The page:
Shot Down 

Opinion: "Republicans so often are willing to jack up penalties for various offenses. But when it comes to gun-violence prevention, they’re quick to abandon their tough-on-crime reputation."

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Endless local headlines remind us of the horror of street crime. Who can forget the 1-year-old shot in Richmond’s Hillside Court neighborhood last year, or the Richmond child shot while playing at a Mother’s Day cookout, also last year, by two men arguing nearby. Or the 19-year-old student from Virginia Commonwealth University, who was robbed and fatally shot in Byrd Park in 2008.

Elois Cuffee-Smith traveled to the State Capitol last month to battle street crime, because her son died from it.

One morning in 2009, she heard him calling out for her. She found the 21-year-old struggling on their front porch in Portsmouth. Now a resident of Chesapeake, Cuffee-Smith has five daughters. The child she lost, Braxton Cuffee, was her only son.

As part of the group Parents of Murdered Children, Cuffee-Smith visited the General Assembly to advocate for responsible gun ownership. The majority of her conversations occurred with legislative aides, because most representatives were unavailable even though it was Lobby Day. “I asked them to translate to their bosses what I’ve gone through,” Cuffee-Smith says. “They never walked in my shoes.”

Her son’s killer had been out of prison for only about a month on another charge. Yet he was able to obtain the .45-caliber handgun used in the shooting. He shot her son in an attempted robbery with hollow-point bullets, which mushroom inside victims’ bodies, causing devastating internal injuries. Another weapon was found at the shooter’s apartment.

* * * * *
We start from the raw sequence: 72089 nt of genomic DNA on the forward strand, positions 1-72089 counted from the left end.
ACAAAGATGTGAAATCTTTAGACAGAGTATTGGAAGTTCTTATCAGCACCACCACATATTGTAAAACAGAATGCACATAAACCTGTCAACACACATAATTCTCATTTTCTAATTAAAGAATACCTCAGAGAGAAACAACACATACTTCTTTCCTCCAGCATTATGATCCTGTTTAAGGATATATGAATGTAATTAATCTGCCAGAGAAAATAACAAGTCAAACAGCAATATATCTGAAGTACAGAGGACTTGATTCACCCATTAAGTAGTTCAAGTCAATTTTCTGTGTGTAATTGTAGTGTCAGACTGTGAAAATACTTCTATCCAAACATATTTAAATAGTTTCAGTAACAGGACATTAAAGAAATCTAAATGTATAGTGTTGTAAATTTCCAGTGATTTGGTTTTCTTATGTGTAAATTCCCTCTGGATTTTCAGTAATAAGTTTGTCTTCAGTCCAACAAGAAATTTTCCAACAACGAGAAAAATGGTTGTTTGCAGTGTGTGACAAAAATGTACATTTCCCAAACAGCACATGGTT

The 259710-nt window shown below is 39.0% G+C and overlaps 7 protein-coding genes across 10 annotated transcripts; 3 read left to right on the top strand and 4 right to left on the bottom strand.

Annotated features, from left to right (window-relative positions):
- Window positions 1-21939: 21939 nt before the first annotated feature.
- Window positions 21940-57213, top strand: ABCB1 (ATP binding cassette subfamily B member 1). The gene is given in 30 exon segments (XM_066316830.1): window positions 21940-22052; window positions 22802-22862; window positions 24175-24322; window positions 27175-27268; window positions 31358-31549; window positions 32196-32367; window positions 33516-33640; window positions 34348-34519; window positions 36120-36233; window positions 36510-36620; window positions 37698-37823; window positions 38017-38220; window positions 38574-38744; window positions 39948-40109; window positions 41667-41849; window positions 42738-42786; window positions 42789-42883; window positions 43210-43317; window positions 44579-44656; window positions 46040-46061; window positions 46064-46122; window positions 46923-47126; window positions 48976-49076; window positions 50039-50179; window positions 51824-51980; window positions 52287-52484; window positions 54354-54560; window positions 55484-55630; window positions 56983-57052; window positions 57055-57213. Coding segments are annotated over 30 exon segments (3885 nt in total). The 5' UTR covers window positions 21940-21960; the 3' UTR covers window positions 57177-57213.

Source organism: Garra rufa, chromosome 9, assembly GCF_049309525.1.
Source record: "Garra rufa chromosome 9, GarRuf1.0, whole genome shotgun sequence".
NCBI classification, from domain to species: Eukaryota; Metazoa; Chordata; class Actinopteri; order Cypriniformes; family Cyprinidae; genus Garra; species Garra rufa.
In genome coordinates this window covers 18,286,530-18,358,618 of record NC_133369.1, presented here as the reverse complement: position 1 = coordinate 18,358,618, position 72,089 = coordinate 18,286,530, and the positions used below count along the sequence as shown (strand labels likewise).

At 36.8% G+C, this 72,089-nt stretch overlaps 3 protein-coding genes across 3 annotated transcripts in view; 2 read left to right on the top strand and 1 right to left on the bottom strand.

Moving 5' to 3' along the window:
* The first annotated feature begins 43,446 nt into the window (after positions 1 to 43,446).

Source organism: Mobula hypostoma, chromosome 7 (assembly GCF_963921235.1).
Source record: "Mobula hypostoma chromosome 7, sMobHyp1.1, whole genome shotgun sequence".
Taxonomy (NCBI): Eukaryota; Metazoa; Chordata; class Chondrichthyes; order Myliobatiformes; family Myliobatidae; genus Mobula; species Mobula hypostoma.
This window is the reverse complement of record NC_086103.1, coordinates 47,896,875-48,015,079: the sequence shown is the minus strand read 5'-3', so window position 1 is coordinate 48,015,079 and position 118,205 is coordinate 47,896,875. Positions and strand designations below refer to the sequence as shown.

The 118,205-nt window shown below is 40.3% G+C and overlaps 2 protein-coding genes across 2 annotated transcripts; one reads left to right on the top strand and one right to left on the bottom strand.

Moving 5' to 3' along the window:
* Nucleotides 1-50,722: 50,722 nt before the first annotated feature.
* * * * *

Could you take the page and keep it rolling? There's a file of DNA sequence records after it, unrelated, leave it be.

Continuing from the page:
Cuffee-Smith asked Republican legislative aides, whose bosses typically are hostile to new gun laws, why her son’s killer, fresh out of a regional jail, was able “to get ahold of these weapons.”

One standard refrain she heard was that no matter how many laws you enact, criminals will be able to get guns illegally if they want. Really? Using that logic, why enact speed limits? No matter how many laws are enacted there will always be speeders. Still, society tries to curtail the practice.

Attempting to curb the kind of street violence that makes headlines and killed Cuffee-Smith’s son, Gov. Terry McAuliffe supported a measure to bring back the limit on handgun purchases to one a month. The Virginia State Police supported it.

But the National Rifle Association and the Virginia Citizens Defense League were successful in lobbying this bill to its death. And Virginia Senate and House members, in GOP-controlled subcommittees, recently doomed its passage.

If the one-handgun-a-month bill had passed it would have made buying firearms in bulk more difficult and expensive for traffickers to purchase weapons and re-sell them for crimes. Typically, traffickers hire straw buyers — young people, often women, to buy guns from licensed dealers. Or traffickers get them to buy guns in bulk from unlicensed sales advertised in newspapers or online, or at garage or estate sales.